The performance of Fly ash and Metakaolin concrete at elevated temperatures

Research output: Journal Publications and Reviews (RGC: 21, 22, 62)21_Publication in refereed journal

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Original languageEnglish
Pages (from-to)67-76
Journal / PublicationConstruction and Building Materials
Online published14 Apr 2014
Publication statusPublished - 15 Jul 2014


Ordinary concrete is generally considered to have satisfactory fire resistance but when it comes to high strength concrete it shows extensive damage or even catastrophic failure at elevated temperatures. This research work was carried out to evaluate the performance of High Performance Concrete (HPC) made with Fly ash (FA) and Metakaolin (MK) at elevated temperatures. Variables of the test program include partial replacement of cement with MK from 5% to 20%, FA from 20% to 60%, temperatures from 27 °C to 800 °C and two types of cooling methods (in air and water). The mechanical performance was assessed from compressive strength while the durability was assessed from chloride permeability and water sorptivity tests. Mass loss at elevated temperatures was also determined. Moreover, quantitative analysis of the SEM images on selected concrete specimens was performed using Image Pro-plus software. Test results showed degradation in the mechanical and durability properties of HPC at elevated temperatures. Quick cooling produced greater loss in compressive strength than slow cooling. This is because of the effect of thermal shock which was more pronounced at 400 °C. From the standpoint of durability, all mixes showed major increase in charge pass and sorptivity values in between 400 °C and 600 °C. Therefore, 400 °C could be regarded as the critical temperature for change in the properties of HPC. Quantitative analysis of the SEM images of Interfacial Transition Zone (ITZ) indicated that pore area fraction increased with the increase in temperature. This resulted in the degradation of microstructure and affected the strength and durability of concrete. In general, at temperatures (400 °C and above) FA20 showed better performance while MK mixes (MK10 and MK20) showed higher degradation in terms of durability. This gives an indication that MK mixes should be used with care especially in structures which may be subjected to temperature of 400 °C and above. © 2014 Elsevier Ltd. All rights reserved.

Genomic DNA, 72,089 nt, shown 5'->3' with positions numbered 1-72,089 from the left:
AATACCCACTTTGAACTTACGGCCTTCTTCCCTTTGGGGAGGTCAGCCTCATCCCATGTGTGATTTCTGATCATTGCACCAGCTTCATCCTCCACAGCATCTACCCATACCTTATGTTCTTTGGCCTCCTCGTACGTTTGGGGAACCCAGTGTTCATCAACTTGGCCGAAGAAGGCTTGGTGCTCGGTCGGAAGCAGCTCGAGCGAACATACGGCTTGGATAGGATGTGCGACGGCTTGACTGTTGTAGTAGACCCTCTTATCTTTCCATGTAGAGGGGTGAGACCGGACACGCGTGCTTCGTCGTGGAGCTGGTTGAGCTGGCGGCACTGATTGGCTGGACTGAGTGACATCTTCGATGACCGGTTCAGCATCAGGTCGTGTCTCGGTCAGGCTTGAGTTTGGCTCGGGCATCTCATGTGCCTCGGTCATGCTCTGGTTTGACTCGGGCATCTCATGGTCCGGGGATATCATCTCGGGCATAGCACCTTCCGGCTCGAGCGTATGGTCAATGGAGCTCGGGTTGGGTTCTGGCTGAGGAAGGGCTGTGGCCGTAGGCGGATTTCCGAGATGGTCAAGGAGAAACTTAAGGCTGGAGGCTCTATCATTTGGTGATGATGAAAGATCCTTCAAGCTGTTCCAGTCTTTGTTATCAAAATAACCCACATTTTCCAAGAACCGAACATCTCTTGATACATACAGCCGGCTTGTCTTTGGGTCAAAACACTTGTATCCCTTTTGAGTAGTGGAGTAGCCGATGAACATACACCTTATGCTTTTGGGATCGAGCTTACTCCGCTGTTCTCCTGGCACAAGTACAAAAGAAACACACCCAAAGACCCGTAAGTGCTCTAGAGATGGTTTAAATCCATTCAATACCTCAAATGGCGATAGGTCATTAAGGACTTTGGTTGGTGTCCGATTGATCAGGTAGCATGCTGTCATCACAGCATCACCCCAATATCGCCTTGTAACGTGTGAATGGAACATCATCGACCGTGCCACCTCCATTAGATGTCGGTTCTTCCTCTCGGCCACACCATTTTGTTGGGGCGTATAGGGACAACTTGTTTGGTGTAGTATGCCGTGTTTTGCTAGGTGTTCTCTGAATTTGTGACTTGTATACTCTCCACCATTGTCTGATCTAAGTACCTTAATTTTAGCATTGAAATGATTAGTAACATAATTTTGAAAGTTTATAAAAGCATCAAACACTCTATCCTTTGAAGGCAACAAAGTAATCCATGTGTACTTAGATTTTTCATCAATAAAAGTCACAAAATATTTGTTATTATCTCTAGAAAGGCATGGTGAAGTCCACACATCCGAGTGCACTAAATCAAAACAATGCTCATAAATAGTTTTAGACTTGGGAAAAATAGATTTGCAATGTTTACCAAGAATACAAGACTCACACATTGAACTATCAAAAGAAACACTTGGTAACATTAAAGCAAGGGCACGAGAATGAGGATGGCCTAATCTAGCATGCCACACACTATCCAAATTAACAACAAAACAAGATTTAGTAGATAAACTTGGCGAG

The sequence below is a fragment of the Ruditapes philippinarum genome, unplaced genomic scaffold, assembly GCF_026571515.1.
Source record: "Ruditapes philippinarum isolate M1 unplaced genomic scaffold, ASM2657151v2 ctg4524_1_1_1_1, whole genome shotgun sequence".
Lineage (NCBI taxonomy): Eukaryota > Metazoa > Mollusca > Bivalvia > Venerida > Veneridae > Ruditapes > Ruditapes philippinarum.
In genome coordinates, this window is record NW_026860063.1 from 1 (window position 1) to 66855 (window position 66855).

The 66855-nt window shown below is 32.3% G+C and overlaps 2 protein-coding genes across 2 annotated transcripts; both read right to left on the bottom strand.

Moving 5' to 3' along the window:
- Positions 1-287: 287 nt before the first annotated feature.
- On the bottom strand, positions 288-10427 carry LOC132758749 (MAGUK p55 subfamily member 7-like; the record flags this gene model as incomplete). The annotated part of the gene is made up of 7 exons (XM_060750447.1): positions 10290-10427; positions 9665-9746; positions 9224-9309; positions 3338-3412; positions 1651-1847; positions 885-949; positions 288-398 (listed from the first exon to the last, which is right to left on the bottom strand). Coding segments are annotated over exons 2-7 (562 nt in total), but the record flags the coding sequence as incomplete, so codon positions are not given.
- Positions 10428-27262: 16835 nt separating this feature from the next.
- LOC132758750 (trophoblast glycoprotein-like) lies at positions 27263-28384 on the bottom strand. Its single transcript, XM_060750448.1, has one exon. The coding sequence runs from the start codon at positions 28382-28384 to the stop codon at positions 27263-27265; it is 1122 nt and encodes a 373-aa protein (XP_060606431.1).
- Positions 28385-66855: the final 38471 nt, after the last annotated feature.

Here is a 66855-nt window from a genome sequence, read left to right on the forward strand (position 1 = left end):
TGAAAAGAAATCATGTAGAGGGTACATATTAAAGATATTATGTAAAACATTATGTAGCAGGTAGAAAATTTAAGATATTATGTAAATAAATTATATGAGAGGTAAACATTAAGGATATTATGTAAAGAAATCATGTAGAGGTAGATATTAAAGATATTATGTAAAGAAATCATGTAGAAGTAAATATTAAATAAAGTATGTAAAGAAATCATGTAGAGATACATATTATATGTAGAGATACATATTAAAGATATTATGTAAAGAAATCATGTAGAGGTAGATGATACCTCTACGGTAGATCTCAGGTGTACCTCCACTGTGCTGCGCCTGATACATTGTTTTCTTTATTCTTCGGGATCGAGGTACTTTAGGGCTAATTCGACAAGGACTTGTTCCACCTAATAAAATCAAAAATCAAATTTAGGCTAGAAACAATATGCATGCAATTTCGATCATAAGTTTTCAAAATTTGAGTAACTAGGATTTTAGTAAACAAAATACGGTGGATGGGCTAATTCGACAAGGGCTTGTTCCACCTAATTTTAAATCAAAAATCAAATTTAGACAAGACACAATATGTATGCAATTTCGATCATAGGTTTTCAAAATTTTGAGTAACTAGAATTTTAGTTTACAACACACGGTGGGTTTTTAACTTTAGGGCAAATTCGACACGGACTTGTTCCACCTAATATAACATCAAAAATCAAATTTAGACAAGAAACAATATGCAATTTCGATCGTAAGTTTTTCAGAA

Research Area(s)

  • Compressive strength, Elevated temperature, Fly ash, Interfacial transition zone, Metakaolin, Thermal shock